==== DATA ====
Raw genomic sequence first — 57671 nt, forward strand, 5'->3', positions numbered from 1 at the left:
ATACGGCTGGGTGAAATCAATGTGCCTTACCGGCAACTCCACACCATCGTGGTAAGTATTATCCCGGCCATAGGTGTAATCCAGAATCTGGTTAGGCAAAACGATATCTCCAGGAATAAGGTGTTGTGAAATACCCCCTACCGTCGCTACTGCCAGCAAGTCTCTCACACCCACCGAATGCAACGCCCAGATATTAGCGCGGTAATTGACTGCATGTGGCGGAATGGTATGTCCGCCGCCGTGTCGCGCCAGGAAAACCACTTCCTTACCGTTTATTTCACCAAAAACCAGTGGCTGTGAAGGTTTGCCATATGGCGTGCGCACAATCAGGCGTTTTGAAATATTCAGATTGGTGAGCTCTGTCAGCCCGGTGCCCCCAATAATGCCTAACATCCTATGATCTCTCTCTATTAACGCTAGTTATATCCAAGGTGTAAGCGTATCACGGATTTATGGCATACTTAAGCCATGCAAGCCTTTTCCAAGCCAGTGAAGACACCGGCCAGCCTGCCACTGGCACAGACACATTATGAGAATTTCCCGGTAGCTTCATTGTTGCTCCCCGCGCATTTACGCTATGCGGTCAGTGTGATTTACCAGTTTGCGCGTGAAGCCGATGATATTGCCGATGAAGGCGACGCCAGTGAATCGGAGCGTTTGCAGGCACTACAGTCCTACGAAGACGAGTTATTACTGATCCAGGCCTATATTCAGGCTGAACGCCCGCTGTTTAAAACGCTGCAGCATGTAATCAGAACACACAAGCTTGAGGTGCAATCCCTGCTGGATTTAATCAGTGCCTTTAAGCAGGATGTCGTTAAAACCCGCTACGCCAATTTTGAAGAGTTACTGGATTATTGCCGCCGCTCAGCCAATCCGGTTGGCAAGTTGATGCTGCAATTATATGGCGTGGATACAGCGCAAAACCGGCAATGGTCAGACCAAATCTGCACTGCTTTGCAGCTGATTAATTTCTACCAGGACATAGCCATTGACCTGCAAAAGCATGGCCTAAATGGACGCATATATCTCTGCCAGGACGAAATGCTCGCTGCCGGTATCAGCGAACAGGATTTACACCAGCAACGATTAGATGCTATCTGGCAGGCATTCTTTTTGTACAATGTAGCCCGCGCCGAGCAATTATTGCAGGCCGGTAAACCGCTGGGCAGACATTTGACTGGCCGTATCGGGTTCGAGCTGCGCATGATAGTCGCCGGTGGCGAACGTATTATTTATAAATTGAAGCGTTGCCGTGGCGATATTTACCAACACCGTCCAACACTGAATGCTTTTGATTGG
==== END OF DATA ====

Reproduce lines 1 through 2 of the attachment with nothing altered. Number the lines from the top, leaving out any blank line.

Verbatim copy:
Raw genomic sequence first — 57671 nt, forward strand, 5'->3', positions numbered from 1 at the left:
ATACGGCTGGGTGAAATCAATGTGCCTTACCGGCAACTCCACACCATCGTGGTAAGTATTATCCCGGCCATAGGTGTAATCCAGAATCTGGTTAGGCAAAACGATATCTCCAGGAATAAGGTGTTGTGAAATACCCCCTACCGTCGCTACTGCCAGCAAGTCTCTCACACCCACCGAATGCAACGCCCAGATATTAGCGCGGTAATTGACTGCATGTGGCGGAATGGTATGTCCGCCGCCGTGTCGCGCCAGGAAAACCACTTCCTTACCGTTTATTTCACCAAAAACCAGTGGCTGTGAAGGTTTGCCATATGGCGTGCGCACAATCAGGCGTTTTGAAATATTCAGATTGGTGAGCTCTGTCAGCCCGGTGCCCCCAATAATGCCTAACATCCTATGATCTCTCTCTATTAACGCTAGTTATATCCAAGGTGTAAGCGTATCACGGATTTATGGCATACTTAAGCCATGCAAGCCTTTTCCAAGCCAGTGAAGACACCGGCCAGCCTGCCACTGGCACAGACACATTATGAGAATTTCCCGGTAGCTTCATTGTTGCTCCCCGCGCATTTACGCTATGCGGTCAGTGTGATTTACCAGTTTGCGCGTGAAGCCGATGATATTGCCGATGAAGGCGACGCCAGTGAATCGGAGCGTTTGCAGGCACTACAGTCCTACGAAGACGAGTTATTACTGATCCAGGCCTATATTCAGGCTGAACGCCCGCTGTTTAAAACGCTGCAGCATGTAATCAGAACACACAAGCTTGAGGTGCAATCCCTGCTGGATTTAATCAGTGCCTTTAAGCAGGATGTCGTTAAAACCCGCTACGCCAATTTTGAAGAGTTACTGGATTATTGCCGCCGCTCAGCCAATCCGGTTGGCAAGTTGATGCTGCAATTATATGGCGTGGATACAGCGCAAAACCGGCAATGGTCAGACCAAATCTGCACTGCTTTGCAGCTGATTAATTTCTACCAGGACATAGCCATTGACCTGCAAAAGCATGGCCTAAATGGACGCATATATCTCTGCCAGGACGAAATGCTCGCTGCCGGTATCAGCGAACAGGATTTACACCAGCAACGATTAGATGCTATCTGGCAGGCATTCTTTTTGTACAATGTAGCCCGCGCCGAGCAATTATTGCAGGCCGGTAAACCGCTGGGCAGACATTTGACTGGCCGTATCGGGTTCGAGCTGCGCATGATAGTCGCCGGTGGCGAACGTATTATTTATAAATTGAAGCGTTGCCGTGGCGATATTTACCAACACCGTCCAACACTGAATGCTTTTGATTGG